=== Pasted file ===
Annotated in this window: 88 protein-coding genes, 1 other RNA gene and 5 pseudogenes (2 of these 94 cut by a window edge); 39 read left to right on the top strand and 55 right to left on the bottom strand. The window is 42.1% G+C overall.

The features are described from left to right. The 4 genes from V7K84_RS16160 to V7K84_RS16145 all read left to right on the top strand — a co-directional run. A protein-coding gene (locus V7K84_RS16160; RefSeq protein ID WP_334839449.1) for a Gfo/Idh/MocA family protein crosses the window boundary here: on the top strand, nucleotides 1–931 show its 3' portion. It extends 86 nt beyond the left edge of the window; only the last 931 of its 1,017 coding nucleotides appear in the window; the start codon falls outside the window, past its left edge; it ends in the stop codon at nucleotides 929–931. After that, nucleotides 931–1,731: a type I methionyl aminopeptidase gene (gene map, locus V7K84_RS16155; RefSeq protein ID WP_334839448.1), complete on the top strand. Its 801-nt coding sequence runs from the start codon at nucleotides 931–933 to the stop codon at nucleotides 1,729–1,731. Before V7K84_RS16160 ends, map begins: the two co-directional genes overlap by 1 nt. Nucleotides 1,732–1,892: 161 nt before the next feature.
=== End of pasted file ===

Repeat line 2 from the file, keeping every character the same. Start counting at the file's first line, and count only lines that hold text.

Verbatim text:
The features are described from left to right. The 4 genes from V7K84_RS16160 to V7K84_RS16145 all read left to right on the top strand — a co-directional run. A protein-coding gene (locus V7K84_RS16160; RefSeq protein ID WP_334839449.1) for a Gfo/Idh/MocA family protein crosses the window boundary here: on the top strand, nucleotides 1–931 show its 3' portion. It extends 86 nt beyond the left edge of the window; only the last 931 of its 1,017 coding nucleotides appear in the window; the start codon falls outside the window, past its left edge; it ends in the stop codon at nucleotides 929–931. After that, nucleotides 931–1,731: a type I methionyl aminopeptidase gene (gene map, locus V7K84_RS16155; RefSeq protein ID WP_334839448.1), complete on the top strand. Its 801-nt coding sequence runs from the start codon at nucleotides 931–933 to the stop codon at nucleotides 1,729–1,731. Before V7K84_RS16160 ends, map begins: the two co-directional genes overlap by 1 nt. Nucleotides 1,732–1,892: 161 nt before the next feature.